Hundreds of students march during the 2019 Fall Address in response to racially biased incidents on campus.
More than 300 Colorado State University students led a peaceful and silent march during President Joyce McConnell’s Fall Address in response to racially biased incidents on campus.
Clad in black and locking arms, the students marched from Johnson Hall to the Oval carrying signs with the hashtag #NotProudtoBe. The demonstration stemmed from four CSU students appearing in blackface on Instagram on Sept. 8, with the caption “Wakanda forevaa,” a reference to the Marvel movie Black Panther.
McConnell acknowledged the demonstrators during her first Fall Address as CSU’s 15th president.
“I’m very, very proud of our students who are marching right now and exercising their First Amendment rights,” said McConnell as students peacefully marched in front of the stage set up on the Oval for the address. The audience gathered for the Fall Address gave the protesters a standing ovation as they processed.
As they marched, McConnell announced the immediate creation of a Race, Bias and Equity Initiative to improve campus climate, reduce incidents of bias, and “make it possible for diverse students with diverse perspectives and ideas to feel safe, learn and succeed.”
“To those of you here today who have been the victims of racism and bias on our campus and who have not felt supported by CSU, I am deeply sorry for all the ways we have failed you,” McConnell said during her speech. “You are frustrated. You are sad. And most of all, you are tired. I cannot ease those feelings today. We may not be able to ease them for months. But we will try.”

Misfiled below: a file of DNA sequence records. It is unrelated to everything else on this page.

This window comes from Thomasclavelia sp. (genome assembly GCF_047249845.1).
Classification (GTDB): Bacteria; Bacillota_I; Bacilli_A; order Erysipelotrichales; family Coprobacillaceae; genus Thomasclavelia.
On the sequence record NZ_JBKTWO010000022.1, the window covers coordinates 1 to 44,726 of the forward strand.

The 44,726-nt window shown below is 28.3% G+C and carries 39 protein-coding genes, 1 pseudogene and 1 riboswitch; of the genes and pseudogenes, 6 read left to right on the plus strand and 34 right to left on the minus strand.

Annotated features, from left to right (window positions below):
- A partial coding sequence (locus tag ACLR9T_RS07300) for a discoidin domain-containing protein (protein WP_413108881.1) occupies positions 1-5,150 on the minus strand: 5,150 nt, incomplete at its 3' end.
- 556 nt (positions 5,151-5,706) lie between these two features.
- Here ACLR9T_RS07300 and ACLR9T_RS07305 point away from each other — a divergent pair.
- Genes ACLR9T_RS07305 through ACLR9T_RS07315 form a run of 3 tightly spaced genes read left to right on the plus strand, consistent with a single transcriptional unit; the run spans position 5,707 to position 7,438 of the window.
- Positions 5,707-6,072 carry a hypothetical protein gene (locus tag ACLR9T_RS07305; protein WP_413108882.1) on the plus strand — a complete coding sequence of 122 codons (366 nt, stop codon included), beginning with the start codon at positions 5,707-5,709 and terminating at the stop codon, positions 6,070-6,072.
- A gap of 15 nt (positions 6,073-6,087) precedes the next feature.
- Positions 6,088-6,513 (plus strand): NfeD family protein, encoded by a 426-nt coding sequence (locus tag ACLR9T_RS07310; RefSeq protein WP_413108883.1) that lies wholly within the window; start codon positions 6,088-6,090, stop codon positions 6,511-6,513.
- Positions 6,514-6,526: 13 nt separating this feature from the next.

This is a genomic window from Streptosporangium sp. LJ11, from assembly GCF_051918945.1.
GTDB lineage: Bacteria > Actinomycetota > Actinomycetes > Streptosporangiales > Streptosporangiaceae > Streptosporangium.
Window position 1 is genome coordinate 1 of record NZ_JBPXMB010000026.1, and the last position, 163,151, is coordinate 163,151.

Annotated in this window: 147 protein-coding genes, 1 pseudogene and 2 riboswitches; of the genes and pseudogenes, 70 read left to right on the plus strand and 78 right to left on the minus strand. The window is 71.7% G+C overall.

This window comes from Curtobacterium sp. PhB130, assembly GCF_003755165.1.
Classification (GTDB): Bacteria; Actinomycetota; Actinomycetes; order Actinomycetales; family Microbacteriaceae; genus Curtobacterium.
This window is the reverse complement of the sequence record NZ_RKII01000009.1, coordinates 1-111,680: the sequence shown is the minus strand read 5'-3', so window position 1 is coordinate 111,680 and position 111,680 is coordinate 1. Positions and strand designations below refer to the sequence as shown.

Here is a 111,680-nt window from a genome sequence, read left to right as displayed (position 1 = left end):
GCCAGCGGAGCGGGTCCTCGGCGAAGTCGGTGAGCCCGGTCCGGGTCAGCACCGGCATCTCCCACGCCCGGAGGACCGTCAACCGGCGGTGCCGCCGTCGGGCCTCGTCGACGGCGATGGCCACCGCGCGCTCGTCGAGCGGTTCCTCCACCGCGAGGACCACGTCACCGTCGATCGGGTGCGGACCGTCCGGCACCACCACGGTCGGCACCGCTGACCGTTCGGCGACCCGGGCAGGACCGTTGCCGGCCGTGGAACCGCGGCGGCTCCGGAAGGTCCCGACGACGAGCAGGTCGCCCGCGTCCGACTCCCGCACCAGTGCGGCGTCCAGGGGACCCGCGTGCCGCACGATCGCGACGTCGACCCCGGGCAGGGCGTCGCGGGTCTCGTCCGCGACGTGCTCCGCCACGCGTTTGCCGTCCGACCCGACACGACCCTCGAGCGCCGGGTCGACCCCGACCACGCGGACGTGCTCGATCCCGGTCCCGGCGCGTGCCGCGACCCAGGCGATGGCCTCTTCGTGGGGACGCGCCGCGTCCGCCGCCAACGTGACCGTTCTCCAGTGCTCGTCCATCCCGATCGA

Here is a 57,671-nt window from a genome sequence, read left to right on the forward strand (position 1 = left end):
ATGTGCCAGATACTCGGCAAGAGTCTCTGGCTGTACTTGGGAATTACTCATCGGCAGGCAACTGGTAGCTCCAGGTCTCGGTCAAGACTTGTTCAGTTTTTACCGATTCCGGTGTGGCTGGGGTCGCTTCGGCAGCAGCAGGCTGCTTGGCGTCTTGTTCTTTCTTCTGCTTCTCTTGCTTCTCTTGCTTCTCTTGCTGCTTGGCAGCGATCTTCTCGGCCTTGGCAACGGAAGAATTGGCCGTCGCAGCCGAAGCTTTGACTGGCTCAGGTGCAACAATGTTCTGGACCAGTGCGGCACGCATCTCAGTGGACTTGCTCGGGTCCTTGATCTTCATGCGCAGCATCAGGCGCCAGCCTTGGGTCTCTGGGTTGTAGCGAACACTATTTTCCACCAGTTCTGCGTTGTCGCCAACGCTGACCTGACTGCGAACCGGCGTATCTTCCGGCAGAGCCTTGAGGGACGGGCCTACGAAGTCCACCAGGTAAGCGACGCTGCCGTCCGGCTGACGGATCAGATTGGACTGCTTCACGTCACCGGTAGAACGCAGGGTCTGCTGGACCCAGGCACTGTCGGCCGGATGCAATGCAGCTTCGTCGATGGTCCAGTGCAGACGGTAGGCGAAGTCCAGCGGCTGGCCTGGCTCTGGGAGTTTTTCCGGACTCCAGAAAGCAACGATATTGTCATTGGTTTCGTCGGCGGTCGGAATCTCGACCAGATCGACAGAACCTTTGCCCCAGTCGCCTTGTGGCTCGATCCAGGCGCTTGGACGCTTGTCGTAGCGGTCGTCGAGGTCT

Unity and action
The students marched from Johnson Hall to the center of the Oval and stood for a short time before marching in front of McConnell and returning to Johnson Hall. Organizers led an emotionally charged gathering following the march in which students called for unity and action.
Janaye Matthews, a fourth-year CSU student who was one of several organizers, spoke to the demonstrators via a loudspeaker addressing the blackface incident.
“At the end of the day, if you choose blackface in any form, as innocent as you think it is, you get to wash that … off,” Matthews said. “I have to walk with it every day of my life, and I am proud to be black. And I will not – I will not stand by and let people continue to mock me and my existence, to mock our Latinx community, our Native community, our Asian-Pacific community, our queer community.”
Matthews told the demonstrators more work needs to be done by both students and CSU. She encouraged them to call out incidents of bias and hate and to lean upon each other for support. “Anytime one of us is singled out, we all feel it,” she said.
Following her address, Matthews said there isn’t one organizer of the action. She said it came together from students who were fed up, and it spread through social media, adding that they are not going to let this go away. They are currently gathering information and the stories of people to help establish next steps.
Kathy Sisneros, assistant vice president for student affairs, said the students exercised their First Amendment right to peacefully assemble. Sisneros recognized the emotional toll the situation has taken on the students.
“The bottom line is I’m proud of every student today and last night at the Associated Students of Colorado State University government meeting,” she said. “I saw a wonderful demonstration of student courage of conscience and a display of hope that will seed a call for systemic change.”